Just as students get a “score” on tests they take in school, marching bands are given scores on their performances. Except artistic performances are different from, say, a math problem, because there’s really no “right” answer for an artistic performance. Furthermore, there are thousands of notes, thousands of decisions, thousands of maneuvers that marching band performers have to make correctly during the course of an eight-minute marching band show. This feature makes marching band performances inaccessible to “grades,” which might be computed as a percentage of math problems a student got right on a test.

Instead of a strict percentage or similar “grade,” marching bands use “scores,” which are a little like grades, but not at all like them under close scrutiny. In Illinois, for instance, students take standardized tests from the Partnership for Assessment of Readiness for College and Careers, or PARCC. When parents receive their individual student reports over the next few weeks, they’ll see what I mean about scores. Here’s the information from the Maryland State Department of Education, where I work, about the scores on the PARCC test:


PARCC Information from the Maryland State Department of Education

A “Level 5” score on the PARCC test indicates that the student has exceeded expectations in his or her grade level on the test. Likewise, marching bands are scored on a scale from “Box 1” to “Box 5” and this scoring principle is known as the Box System.

For the thousands of musical notes marching band members perform, the score for music performance is based on a set of criteria and on how consistently or how well band members execute the performance.


The Box System, frequency descriptor, and percentage of points awarded.

In short, a performance in which “everyone, all the time” met the criteria for a given category would earn a score in Box 5, or 90 percent or more of the points associated with it. If fewer band members are consistent, a judge would award a score in a different box.

Consider music performance (ensemble) for instance. Under the BOA scoring rubrics, a Box 5 score would be given in the “musicality” criterion, which is worth a total of 50 points out of a music performance (ensemble) score of 200, to a band in which:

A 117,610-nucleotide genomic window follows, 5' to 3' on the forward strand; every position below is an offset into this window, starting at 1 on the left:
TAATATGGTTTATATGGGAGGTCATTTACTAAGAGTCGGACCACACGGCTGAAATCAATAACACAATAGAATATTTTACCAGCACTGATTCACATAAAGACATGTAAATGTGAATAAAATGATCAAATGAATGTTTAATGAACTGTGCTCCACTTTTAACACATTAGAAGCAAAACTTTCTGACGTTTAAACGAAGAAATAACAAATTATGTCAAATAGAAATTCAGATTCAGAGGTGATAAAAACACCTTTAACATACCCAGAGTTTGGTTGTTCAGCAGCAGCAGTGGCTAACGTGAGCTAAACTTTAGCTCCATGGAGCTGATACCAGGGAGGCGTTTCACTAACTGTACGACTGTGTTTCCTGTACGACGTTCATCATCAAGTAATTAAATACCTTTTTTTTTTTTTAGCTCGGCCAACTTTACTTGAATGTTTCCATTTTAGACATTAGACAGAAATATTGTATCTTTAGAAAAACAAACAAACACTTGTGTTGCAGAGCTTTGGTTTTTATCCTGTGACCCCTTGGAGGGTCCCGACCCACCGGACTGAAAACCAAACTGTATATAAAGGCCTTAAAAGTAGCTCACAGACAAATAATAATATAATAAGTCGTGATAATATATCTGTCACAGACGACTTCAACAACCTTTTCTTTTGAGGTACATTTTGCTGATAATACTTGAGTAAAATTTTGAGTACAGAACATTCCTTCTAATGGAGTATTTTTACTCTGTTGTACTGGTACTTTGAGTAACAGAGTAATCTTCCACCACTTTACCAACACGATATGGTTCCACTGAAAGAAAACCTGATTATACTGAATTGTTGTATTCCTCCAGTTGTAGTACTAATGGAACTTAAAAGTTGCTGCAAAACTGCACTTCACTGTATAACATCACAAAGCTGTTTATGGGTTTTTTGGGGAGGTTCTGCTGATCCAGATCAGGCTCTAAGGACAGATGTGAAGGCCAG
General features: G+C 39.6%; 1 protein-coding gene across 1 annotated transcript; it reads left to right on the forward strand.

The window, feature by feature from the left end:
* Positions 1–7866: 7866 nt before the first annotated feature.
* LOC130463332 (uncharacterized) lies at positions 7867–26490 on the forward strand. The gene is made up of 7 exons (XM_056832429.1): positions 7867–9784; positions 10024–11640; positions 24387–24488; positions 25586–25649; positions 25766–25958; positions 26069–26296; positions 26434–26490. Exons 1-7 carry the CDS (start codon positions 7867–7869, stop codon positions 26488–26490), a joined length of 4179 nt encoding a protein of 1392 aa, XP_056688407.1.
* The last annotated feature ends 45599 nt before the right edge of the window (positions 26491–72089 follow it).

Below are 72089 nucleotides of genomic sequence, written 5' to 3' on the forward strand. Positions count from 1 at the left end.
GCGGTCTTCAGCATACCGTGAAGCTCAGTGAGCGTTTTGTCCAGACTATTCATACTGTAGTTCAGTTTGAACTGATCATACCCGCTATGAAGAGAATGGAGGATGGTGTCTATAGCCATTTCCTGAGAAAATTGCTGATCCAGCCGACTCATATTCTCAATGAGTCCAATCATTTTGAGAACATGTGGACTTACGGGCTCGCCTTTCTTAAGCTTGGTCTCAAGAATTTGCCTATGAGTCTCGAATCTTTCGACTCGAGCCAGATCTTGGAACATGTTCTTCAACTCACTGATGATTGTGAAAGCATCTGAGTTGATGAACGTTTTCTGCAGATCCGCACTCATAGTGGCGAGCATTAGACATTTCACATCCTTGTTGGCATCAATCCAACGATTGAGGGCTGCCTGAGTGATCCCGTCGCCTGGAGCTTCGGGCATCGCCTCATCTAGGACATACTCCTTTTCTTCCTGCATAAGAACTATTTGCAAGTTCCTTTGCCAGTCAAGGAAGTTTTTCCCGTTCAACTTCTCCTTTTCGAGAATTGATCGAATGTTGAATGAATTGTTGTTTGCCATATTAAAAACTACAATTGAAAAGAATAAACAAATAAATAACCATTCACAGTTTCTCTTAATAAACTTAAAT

The performers constantly display the highest level of control and concept of musicality. The performers maximize the technical and artistic aspect through clear, meaningful, and expressive shaping of musical passages, as evident with proper and uniform expression/dynamics. There is a natural, well-defined, and sensitive display of playing throughout, with valid, tasteful phrasing and idiomatically correct interpretation achieved in a consistent manner.

This is the kind of thing bands are trying to accomplish in their shows, and so this is one criterion by which they are scored. I talked with Naperville Central’s band director, Brandon Estes, about the phrase “idiomatically correct interpretation.”

The band’s show this year, entitled “Red,” includes the Largo and the Finale from Antonín Dvoƙák’s New World Symphony in E Minor as well as Aaron Copland’s Symphony for Organ and Orchestra, one of Copland’s lesser known works.


NCHS’s “Red” explores the different emotions evoked by the color red. (Voxitatis)

“I think performing classical music in a marching band setting allows students to enjoy it in a different way,” he said. “The shows are judged based on what’s in them, on how well the students understand the vocabulary they’re being asked to perform: Do they have the fundamentals and the training that goes into playing the music that they’re using in the show?”

Students often download performances of the works by professional orchestras, he said, adding that they use these recordings as resources to learn about the music and what musicianship might be necessary to perform it correctly.

If the band’s show included a jazz chart or a rock ’n’ roll song from the ’50s, different techniques and playing styles would be correct for the idiom or genre—and judges would score the music performance (ensemble) caption based on a slightly different set of criteria.